Filtration Single Media Rapid Sand Dual Media Rapid Sand
Filtration Mechanisms Surface Filtration - Screening Particles larger than pore openings between filter Particles are removed on the surface of the filter Rapid increase in head loss through filter – filter blinding Deep Bed Filtration Particles removed throughout depth of filter as the collide with filter particles and stick. Small particles may be removed Slower increase in head loss – longer filter runs
Filter Cleaning As filter removes more particles the area that will allow flow of water becomes smaller. A smaller cross sectional area means the velocity must increase to allow the same amount of water to pass. This results in higher head losses. As velocity increases, the likelihood of scouring particles off the filter media becomes higher. This results in an increase in particles in the effluent. Called filter beakthrough. If the head loss gets too high or the particle count in the treated water gets too high (measured by turbidity or particle count), the filter must be cleaned. The cleaning process is called filter Backwash.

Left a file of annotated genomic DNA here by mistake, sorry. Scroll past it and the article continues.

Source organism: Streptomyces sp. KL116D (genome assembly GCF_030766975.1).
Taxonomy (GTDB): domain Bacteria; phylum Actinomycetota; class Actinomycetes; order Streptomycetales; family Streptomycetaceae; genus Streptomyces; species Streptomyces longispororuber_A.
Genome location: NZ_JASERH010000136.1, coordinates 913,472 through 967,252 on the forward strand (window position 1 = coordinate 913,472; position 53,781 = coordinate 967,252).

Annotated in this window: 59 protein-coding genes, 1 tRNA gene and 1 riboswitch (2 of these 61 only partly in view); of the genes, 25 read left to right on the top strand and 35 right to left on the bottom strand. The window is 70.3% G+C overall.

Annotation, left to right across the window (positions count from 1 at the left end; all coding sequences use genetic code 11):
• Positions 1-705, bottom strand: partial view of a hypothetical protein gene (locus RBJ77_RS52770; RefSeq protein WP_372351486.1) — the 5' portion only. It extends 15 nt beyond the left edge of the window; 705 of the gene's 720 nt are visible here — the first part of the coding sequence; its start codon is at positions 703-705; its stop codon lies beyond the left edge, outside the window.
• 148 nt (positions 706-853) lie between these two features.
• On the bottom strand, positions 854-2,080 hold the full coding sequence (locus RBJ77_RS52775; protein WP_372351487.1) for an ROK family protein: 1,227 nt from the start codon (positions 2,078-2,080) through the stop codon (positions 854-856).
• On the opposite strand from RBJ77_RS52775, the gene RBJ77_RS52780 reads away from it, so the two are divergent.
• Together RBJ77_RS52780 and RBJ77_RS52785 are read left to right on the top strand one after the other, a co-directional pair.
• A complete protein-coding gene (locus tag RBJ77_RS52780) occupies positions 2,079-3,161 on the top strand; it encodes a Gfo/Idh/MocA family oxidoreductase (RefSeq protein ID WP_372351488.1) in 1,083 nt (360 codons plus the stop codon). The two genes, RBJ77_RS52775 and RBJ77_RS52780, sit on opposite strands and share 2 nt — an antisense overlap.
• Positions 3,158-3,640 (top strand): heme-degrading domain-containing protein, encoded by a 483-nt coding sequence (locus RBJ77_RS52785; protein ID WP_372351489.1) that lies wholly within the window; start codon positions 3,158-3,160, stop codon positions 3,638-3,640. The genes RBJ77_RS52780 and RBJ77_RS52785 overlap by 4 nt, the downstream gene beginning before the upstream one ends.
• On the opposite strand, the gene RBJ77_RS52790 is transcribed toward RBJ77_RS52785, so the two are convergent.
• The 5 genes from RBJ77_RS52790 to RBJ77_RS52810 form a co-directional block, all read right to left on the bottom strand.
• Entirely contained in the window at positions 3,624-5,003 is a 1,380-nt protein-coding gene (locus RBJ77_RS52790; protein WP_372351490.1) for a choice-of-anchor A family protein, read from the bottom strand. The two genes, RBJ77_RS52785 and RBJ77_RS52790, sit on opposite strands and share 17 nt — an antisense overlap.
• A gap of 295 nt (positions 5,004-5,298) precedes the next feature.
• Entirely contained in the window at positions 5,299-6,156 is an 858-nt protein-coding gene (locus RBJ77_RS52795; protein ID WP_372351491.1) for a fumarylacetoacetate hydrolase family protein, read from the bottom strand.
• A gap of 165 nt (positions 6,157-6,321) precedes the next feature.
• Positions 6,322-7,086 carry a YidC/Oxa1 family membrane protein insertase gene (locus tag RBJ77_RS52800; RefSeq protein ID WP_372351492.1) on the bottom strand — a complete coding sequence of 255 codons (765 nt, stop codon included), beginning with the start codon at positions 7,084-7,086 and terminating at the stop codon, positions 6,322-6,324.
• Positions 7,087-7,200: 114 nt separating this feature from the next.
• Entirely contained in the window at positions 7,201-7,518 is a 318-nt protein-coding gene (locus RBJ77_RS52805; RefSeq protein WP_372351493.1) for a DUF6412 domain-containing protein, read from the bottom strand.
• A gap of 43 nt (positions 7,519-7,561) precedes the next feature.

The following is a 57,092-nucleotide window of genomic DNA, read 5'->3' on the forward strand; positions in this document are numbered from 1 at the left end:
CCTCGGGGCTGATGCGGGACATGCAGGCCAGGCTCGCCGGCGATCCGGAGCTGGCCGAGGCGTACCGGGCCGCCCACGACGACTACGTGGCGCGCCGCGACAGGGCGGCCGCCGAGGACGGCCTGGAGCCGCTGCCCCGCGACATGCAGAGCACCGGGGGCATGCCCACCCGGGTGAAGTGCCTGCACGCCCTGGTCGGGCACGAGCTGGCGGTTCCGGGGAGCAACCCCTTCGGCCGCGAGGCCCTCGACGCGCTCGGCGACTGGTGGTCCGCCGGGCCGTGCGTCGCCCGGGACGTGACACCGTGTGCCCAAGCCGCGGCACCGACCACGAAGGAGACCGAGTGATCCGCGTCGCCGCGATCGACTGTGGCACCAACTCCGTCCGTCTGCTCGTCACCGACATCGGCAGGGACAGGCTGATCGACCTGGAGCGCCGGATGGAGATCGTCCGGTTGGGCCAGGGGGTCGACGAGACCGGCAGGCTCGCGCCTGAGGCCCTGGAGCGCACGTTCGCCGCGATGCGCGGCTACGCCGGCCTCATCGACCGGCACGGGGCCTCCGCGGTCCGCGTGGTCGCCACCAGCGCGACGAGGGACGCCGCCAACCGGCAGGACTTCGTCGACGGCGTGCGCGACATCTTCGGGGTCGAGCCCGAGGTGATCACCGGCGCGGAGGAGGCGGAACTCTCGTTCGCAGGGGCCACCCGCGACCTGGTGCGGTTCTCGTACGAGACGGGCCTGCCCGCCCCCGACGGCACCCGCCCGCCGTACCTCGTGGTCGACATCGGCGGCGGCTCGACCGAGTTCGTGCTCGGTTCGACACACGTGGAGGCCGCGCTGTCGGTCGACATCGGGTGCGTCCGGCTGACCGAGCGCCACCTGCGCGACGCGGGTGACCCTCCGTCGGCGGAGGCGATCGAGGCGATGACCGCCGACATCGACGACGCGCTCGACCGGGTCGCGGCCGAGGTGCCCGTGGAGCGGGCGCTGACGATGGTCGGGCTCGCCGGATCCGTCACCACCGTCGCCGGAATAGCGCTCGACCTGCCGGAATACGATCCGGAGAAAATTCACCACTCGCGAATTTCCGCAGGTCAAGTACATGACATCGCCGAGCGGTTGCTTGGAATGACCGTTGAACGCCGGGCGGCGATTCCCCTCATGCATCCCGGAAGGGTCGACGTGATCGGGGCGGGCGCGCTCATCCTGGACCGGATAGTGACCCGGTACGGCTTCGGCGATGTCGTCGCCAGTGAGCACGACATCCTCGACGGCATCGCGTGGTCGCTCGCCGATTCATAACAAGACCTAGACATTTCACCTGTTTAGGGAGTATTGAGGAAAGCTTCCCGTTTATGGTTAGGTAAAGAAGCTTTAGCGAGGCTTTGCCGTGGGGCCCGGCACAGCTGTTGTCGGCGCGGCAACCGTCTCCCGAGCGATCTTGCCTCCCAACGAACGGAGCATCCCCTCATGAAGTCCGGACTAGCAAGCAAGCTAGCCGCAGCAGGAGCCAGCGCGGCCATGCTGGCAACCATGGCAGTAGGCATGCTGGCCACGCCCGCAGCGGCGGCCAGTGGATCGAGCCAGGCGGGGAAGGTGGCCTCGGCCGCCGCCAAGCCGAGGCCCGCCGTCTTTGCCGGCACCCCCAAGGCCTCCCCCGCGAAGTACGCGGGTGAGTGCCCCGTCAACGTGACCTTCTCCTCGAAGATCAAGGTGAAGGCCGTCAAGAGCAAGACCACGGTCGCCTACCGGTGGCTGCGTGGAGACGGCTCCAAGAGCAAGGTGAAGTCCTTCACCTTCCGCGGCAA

Backwash Open valve D, close valves A and C, open valve B Reverse direction of flow of water through the filter. Increase velocity until filter media particles become fluidized (suspended in flow). Particles bump against each other knocking the “dirt” off of them.
Design Parameters Filter Loading rate Around 4 gal/(min.ft2)
Disinfection Chlorine Compounds Chlorine (Cl2) Disinfection by-products tri-halomethanes Chlorine Dioxide (ClO2) Chlroamines (Cl2 and ammonia) Hypochlorite ion (OCl-, bleach) Ozone
C-T Concentration x time Effectiveness of disinfection a function of C-T